In a small business, having a ‘happy ship’ is vital.  There simply isn’t time for the minor spats, grudges and resentment that can so easily arise simply because someone has been misunderstood or hasn’t got their message across clearly.

Indeed research has shown that a negative interaction with someone has a real impact on productivity – it can take someone several hours to recover not just their good spirits but also their concentration after a difficult or unpleasant exchange with a colleague or their manager.

Making sure we all have better quality and more productive conversations is the theme of a report that crossed my desk this week from talent management specialists DDI.  Their proposition is that your success as a leader or manager depends largely on the dozens of conversations you have every day – not just with customers and suppliers – but also crucially with the people in your team.

So what are the ingredients for a great conversation – whether it’s a difficult discussion about performance or an attempt to get ‘buy in’ to change or win support for a new idea?

Courtesy of DDI, here are the five key principles you should aim to adopt if you want to get the best out of conversations with your team  – and the seven deadly sins you need to avoid!

Key Principles

Keep these principles front of mind when you’re talking to your team and you should be much better able to avoid difficulties, seize opportunities and make people feel appreciated, understood, involved and supported:

  • Maintain or enhance self-esteem by being specific about what people do and why their contributions matter.
  • Listen and respond with empathy, showing understanding for the facts and feelings being expressed.
  • Ask for help and encourage involvement by asking questions to unleash everyone’s ideas.
  • Share thoughts, feelings and rationale to build trust and provide context.
  • Provide support without removing responsibility to build ownership and responsibility.

Seven interaction sins

Try and avoid these common mishaps that managers – at all levels – often make when it comes to having productive conversations with their people.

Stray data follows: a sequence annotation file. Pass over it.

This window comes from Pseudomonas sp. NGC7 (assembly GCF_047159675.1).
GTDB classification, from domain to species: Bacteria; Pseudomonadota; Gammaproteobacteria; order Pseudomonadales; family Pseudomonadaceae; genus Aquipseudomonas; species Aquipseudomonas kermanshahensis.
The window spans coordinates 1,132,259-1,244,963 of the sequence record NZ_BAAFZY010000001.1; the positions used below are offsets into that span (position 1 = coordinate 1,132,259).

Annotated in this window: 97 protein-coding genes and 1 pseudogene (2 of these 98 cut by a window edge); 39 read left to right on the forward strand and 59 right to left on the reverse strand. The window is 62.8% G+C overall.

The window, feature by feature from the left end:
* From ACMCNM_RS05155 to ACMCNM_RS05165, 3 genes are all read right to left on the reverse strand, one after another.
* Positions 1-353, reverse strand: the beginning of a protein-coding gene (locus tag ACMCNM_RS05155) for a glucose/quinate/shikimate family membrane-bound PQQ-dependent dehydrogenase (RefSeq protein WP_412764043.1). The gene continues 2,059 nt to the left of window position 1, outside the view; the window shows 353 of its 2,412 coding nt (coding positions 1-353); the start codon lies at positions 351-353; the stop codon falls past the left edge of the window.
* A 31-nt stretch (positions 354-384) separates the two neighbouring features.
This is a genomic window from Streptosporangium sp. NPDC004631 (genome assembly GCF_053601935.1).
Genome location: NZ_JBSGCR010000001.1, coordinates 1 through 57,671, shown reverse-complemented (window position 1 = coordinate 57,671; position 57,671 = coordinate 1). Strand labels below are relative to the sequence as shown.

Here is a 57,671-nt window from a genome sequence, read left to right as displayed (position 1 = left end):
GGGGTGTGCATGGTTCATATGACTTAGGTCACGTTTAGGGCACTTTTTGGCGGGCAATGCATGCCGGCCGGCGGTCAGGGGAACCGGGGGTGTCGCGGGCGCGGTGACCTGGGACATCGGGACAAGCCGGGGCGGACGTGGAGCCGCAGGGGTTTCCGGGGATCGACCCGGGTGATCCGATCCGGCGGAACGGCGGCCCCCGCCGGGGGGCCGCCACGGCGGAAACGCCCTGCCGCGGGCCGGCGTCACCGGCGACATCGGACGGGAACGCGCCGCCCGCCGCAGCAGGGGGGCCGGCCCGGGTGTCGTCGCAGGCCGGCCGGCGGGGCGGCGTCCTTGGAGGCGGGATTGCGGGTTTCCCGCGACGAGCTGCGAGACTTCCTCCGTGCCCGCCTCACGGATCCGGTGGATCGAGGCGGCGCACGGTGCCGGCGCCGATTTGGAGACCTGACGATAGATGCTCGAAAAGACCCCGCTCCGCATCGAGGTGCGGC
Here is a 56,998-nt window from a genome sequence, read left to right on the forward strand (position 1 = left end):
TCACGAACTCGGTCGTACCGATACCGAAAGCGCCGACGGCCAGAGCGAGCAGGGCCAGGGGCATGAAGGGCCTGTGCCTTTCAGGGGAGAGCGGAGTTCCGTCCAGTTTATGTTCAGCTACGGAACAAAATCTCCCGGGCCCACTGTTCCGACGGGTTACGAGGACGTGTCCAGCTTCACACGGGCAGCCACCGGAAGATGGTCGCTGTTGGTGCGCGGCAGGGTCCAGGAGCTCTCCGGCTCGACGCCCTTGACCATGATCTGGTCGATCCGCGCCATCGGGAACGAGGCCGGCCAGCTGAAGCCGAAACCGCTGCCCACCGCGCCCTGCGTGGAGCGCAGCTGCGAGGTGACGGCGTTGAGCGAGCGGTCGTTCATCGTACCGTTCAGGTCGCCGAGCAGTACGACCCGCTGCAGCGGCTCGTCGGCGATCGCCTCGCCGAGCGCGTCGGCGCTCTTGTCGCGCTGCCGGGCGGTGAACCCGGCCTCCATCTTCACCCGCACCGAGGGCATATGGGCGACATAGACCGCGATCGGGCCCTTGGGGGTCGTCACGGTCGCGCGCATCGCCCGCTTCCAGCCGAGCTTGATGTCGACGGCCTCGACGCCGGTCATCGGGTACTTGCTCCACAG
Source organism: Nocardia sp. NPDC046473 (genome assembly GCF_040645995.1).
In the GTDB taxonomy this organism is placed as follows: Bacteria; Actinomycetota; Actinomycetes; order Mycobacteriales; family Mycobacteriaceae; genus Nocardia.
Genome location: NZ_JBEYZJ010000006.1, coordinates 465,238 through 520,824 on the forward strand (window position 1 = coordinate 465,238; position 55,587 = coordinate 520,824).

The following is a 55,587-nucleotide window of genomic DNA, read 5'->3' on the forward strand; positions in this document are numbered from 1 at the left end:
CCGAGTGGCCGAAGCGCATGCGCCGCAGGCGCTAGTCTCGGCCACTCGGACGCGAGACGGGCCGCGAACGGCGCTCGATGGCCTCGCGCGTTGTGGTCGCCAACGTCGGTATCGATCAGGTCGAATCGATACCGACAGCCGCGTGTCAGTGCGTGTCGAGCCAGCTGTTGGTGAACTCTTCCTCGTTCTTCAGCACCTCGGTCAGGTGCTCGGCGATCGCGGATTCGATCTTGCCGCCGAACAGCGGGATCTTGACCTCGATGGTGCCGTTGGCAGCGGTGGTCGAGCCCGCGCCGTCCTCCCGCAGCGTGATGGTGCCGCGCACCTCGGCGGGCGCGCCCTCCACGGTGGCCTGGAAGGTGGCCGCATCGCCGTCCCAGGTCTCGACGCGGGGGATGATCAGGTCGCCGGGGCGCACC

• Getting straight to fixing the problem:  Managers, who after all are often rewarded for getting things done and fixing problems, often jump too quickly to presenting a solution.  They fail to understand the context of a situation and miss opportunities to involve other parties.
  • One size fits all:  Over time, managers can develop a preferred style or approach to meetings and interactions with others.  They can be oblivious to the impact that this approach has on certain situations or people and may also struggle to take account of different perspectives.
  • Avoiding the tough issues:  Many leaders struggle to address the tough issues, particularly if they relate to poor performance.  They often lack the skills to diffuse situations or tackle ‘sensitive’ areas.  As a result, issues can be left unresolved, leading to increased tension and a situation where nothing has changed – and  indeed may even have got worse.
  • Inconsistent approaches:  Sometimes, managers apply their communication skills inconsistently.  So they may show high levels of empathy and diplomacy, for example, in situations where they are trying to influence peers and win support for an idea – but overlook the fact these skills should also be brought into play when they need to deliver a difficult message to an employee.
  • Influencing through facts only:  Too often managers, rely on logic and rationale to position an argument or point of view.  They need to embrace more subtle means to proactively build support and appeal to the specific needs and circumstances of the people they are dealing with.
  • Forgetting to involve others: Managers often recognise the need for change and identify opportunities to improve the way work is carried out – but they sometimes struggle to bring others along with them in the change process.  This is because they often oversimplify the issues and  show little appreciation for the impact of any given change, just expecting that others will jump on board.
  • Neglecting to coach in the moment.  When asked to coach their team, managers are generally pretty effective at clarifying what performance is required, having an open dialogue and offering support for future challenges. However, they often neglect to provide guidance “in the moment of need” and don’t always dig deep enough to uncover what may really be behind a performance issue.

You can get more detailed guidance from the full report ‘Driving Workplace Performance through High Quality Conversations’, which can be downloaded from the DDI website


Erika Lucas author image

Erika Lucas

Writer and Communications Consultant

Erika Lucas is a writer and communications consultant with a special interest in HR, leadership, management and personal development. Her career has spanned journalism and PR, with previous roles in regional press, BBC Radio, PR consultancy, charities and business schools.